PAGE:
What is TMD?
TMD stands for temporomandibular disorder, which is a disorder of the temporomandibular joint. Essentially, TMD is an umbrella term that covers pain and discomfort of the jaw joint.
The temporomandibular joint (TMJ) is where your jawbone (mandible) connects to your skull. The TMJ is one of the most complex joints in the body as it can move in all directions and exert extreme force. In order for you to speak, chew, and swallow, the muscles, ligaments, and bones in the TMJ need to be functioning properly. When there is an issue with the TMJ, it can lead to TMD.
What is the Difference Between TMD & TMJ?
You might have heard someone refer to jaw discomfort or issues as TMJ, but that is actually a misnomer. TMJ stands for temporomandibular joint and refers to the part of the body that connects your jawbone to your skull. TMD stands for temporomandibular disorder and refers to various issues with the TMJ.
What Causes TMD?
There are many different causes, and in many cases, TMD is caused by a combination of factors.
Bruxism, or teeth grinding, can lead to TMD, especially when it is chronic or long-term. Many people have no idea they have bruxism as the teeth grinding occurs while you sleep. Often, many people are unaware they grind their teeth until they begin to experience discomfort. Your dentist may also notice severe bruxism as it can wear down your teeth, causing them to become shorter and weaker.
Joint Disease or Injury
Muscle tension is the most common cause of TMD. Often, the muscle tension is caused by stress, which leads you to clench or grind your teeth. Arthritis in the jaw is another cause. It can lead to cartilage damage, and ultimately, the discomfort of TMD.
Injuries and irregularities in the jaw area can also lead to TMD. A blow or impact to the jaw can cause TMD, either immediately or further down the line. A jaw injury may cause the disc that cushions the TMJ to move out of proper alignment and erode, another cause of TMD.
Often, it is a combination of causes that lead to TMD. Other causes that can contribute to the disorder include improperly fitted dentures and nail or pencil biting.
What Are the Symptoms of TMD?
Pain or tenderness around the jaw area are some of the most common symptoms, but TMD pain isn’t limited to the jaw. In some cases, this pain can extend from the neck to the temples.
- Jaw pain & stiffness
- Clicking, popping, or grinding noises in the jaw
- Difficulty opening the mouth fully
- Facial pain
- Temple pain
- Neck pain
You may also experience teeth symptoms like chipped teeth if your TMD is caused by bruxism.
How Do You Treat TMD Pain?
Depending on the cause and severity, mild or temporary TMD discomfort can go away on its own. For TMD that is chronic or severe, it’s often difficult to treat without advice from your dentist.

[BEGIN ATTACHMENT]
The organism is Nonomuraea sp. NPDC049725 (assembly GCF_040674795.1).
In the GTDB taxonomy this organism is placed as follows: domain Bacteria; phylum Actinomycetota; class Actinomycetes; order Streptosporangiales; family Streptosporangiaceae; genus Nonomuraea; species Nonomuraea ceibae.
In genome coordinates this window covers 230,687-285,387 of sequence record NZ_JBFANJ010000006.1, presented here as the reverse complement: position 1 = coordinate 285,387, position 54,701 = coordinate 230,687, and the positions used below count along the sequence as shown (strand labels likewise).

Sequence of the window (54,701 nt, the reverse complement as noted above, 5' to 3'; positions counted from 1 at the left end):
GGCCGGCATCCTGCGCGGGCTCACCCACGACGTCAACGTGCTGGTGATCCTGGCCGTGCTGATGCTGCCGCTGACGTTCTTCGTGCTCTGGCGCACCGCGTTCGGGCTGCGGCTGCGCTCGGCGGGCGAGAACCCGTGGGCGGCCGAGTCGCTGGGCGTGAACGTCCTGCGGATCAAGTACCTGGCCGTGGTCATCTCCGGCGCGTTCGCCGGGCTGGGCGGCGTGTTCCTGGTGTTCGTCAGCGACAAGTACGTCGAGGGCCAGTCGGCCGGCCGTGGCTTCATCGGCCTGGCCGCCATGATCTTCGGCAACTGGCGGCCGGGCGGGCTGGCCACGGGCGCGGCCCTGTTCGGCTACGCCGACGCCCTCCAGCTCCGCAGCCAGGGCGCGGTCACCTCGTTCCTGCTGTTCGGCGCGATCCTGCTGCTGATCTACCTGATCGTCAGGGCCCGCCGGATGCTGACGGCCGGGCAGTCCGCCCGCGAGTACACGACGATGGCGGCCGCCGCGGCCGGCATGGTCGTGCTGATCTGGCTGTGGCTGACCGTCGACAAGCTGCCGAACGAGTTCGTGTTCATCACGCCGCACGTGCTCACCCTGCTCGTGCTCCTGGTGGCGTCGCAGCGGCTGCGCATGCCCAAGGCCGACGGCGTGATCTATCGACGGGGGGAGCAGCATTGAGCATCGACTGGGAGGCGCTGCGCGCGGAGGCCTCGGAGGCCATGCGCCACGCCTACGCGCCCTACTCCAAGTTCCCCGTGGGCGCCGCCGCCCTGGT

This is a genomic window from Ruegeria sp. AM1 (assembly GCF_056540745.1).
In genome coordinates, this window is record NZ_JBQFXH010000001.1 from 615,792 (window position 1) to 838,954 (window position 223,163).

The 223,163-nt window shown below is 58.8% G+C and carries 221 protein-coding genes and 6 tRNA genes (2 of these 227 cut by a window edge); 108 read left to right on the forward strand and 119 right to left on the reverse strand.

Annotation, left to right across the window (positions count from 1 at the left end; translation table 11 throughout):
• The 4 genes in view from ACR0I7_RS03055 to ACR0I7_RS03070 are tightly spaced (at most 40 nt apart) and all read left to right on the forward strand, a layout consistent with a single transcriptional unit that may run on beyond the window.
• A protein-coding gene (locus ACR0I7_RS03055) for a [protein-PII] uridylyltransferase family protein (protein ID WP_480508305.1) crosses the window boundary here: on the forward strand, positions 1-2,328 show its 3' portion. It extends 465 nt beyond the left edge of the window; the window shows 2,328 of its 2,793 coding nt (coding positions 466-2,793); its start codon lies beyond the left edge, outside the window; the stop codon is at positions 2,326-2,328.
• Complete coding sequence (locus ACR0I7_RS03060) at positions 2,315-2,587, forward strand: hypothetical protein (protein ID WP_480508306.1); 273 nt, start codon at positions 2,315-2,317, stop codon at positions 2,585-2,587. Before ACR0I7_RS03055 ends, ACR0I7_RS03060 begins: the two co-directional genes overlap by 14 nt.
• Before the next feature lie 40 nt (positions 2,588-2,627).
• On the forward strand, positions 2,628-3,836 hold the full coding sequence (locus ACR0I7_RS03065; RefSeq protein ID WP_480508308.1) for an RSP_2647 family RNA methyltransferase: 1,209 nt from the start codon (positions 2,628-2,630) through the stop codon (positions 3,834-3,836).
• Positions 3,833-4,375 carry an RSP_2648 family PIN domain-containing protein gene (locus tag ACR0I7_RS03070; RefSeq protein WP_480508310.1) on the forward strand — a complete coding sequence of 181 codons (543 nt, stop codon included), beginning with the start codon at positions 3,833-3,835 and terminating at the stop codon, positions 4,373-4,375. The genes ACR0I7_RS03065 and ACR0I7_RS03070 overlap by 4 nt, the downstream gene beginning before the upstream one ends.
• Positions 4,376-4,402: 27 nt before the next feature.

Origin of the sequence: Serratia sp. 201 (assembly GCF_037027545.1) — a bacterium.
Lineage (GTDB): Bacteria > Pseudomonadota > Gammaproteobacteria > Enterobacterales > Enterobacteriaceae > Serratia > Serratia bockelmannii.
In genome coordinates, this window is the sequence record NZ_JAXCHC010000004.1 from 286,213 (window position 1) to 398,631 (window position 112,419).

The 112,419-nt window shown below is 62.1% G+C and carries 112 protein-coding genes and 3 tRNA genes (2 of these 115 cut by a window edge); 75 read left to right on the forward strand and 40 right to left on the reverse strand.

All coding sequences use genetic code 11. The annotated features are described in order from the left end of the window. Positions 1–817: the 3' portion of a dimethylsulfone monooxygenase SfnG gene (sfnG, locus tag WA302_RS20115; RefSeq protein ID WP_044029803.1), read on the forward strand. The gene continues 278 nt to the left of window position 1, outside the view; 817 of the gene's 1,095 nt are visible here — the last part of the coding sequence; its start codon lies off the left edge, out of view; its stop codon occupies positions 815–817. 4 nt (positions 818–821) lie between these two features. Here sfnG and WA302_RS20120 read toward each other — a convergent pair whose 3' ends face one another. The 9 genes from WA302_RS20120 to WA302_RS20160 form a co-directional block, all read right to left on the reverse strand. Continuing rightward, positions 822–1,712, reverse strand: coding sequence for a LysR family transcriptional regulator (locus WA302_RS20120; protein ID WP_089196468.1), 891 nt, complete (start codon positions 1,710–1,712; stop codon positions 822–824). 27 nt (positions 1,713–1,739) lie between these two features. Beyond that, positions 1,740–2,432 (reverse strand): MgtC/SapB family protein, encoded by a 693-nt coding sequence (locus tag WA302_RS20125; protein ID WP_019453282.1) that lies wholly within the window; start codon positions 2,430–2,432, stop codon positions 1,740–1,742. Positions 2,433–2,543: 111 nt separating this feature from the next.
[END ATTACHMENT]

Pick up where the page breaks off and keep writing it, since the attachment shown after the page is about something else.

For temporary or mild TMD, there are a number of lifestyle adjustments that can provide you with relief. A cold compress can treat inflammation and a warm compress and gentle massage can help ease discomfort. Limiting stress on your jaw can also help. Choose soft foods and cut food into small pieces. Avoid hard, sticky, or chewy foods and avoid opening your mouth too wide.
It’s impossible to control habits like teeth grinding while you sleep, but you can practice relaxing your jaw muscles while you’re awake. Keep your teeth slightly apart with your tongue resting on the floor of your mouth. Your lips should barely touch or be slightly apart when your jaw is fully relaxed.
Also known as an occlusal splint, a nightguard is a special type of dental appliance from your dentist. It’s similar to a mouthguard, but nightguards contain a thicker portion between your top and lower teeth to limit damage from teeth grinding and clenching.
The device is worn while you sleep to reduce the effects of bruxism and alleviate TMD pain. If you have dental coverage, a portion of the cost of a custom nightguard from your dentist is often covered.
Often, your dentist will first recommend a nightguard for TMD, especially if your TMD is associated with bruxism. If a nightguard doesn’t provide you with relief, your dentist can refer you for physical therapy specifically for TMD.
Many physiotherapists and chiropractors offer services for TMD and can recommend exercises to alleviate discomfort. Some patients also find massage helpful. Look for a massage therapist that specializes in TMD treatment, or ask your dentist for a recommendation.
If the above treatments don’t work for you, your dentist can refer you to a TMD specialist. Surgery usually isn’t recommended unless your TMD is so severe it prevents you from opening your jaw. Additional treatments include trigger-point injections and radio-wave therapy, but many TMD patients find relief with a nightguard combined with lifestyle modifications.